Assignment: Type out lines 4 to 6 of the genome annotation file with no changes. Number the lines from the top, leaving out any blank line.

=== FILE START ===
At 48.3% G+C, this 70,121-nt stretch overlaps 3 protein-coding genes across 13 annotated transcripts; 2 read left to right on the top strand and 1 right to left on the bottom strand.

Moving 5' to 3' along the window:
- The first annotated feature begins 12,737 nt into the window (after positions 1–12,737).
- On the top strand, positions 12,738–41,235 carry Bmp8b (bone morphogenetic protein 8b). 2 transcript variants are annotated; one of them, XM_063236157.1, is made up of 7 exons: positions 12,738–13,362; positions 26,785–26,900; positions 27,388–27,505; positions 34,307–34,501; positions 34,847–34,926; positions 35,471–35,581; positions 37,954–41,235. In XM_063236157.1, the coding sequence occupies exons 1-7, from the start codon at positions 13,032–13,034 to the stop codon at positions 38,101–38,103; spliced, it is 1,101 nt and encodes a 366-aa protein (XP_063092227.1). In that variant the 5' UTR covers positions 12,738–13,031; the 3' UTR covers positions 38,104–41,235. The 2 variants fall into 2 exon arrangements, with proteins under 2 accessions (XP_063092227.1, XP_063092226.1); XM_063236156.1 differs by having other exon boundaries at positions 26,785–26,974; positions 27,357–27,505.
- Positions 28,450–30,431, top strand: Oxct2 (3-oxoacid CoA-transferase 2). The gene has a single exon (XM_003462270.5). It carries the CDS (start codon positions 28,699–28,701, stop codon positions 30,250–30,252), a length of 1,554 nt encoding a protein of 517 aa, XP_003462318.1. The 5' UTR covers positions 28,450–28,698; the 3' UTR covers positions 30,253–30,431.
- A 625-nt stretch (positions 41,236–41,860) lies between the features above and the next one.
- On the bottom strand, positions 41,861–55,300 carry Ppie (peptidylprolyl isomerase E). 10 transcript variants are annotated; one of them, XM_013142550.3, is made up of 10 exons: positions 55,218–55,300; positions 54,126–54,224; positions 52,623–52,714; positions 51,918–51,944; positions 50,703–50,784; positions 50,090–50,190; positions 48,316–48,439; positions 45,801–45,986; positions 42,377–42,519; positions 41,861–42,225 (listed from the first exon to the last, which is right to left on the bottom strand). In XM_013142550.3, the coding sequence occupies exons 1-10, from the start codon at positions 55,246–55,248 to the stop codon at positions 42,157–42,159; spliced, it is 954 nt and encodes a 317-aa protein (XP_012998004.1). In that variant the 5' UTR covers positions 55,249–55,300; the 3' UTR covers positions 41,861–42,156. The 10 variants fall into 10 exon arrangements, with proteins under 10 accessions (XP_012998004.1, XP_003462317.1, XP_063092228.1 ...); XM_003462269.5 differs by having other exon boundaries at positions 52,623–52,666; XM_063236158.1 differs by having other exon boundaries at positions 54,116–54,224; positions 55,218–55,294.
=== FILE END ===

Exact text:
- On the top strand, positions 12,738–41,235 carry Bmp8b (bone morphogenetic protein 8b). 2 transcript variants are annotated; one of them, XM_063236157.1, is made up of 7 exons: positions 12,738–13,362; positions 26,785–26,900; positions 27,388–27,505; positions 34,307–34,501; positions 34,847–34,926; positions 35,471–35,581; positions 37,954–41,235. In XM_063236157.1, the coding sequence occupies exons 1-7, from the start codon at positions 13,032–13,034 to the stop codon at positions 38,101–38,103; spliced, it is 1,101 nt and encodes a 366-aa protein (XP_063092227.1). In that variant the 5' UTR covers positions 12,738–13,031; the 3' UTR covers positions 38,104–41,235. The 2 variants fall into 2 exon arrangements, with proteins under 2 accessions (XP_063092227.1, XP_063092226.1); XM_063236156.1 differs by having other exon boundaries at positions 26,785–26,974; positions 27,357–27,505.
- Positions 28,450–30,431, top strand: Oxct2 (3-oxoacid CoA-transferase 2). The gene has a single exon (XM_003462270.5). It carries the CDS (start codon positions 28,699–28,701, stop codon positions 30,250–30,252), a length of 1,554 nt encoding a protein of 517 aa, XP_003462318.1. The 5' UTR covers positions 28,450–28,698; the 3' UTR covers positions 30,253–30,431.
- A 625-nt stretch (positions 41,236–41,860) lies between the features above and the next one.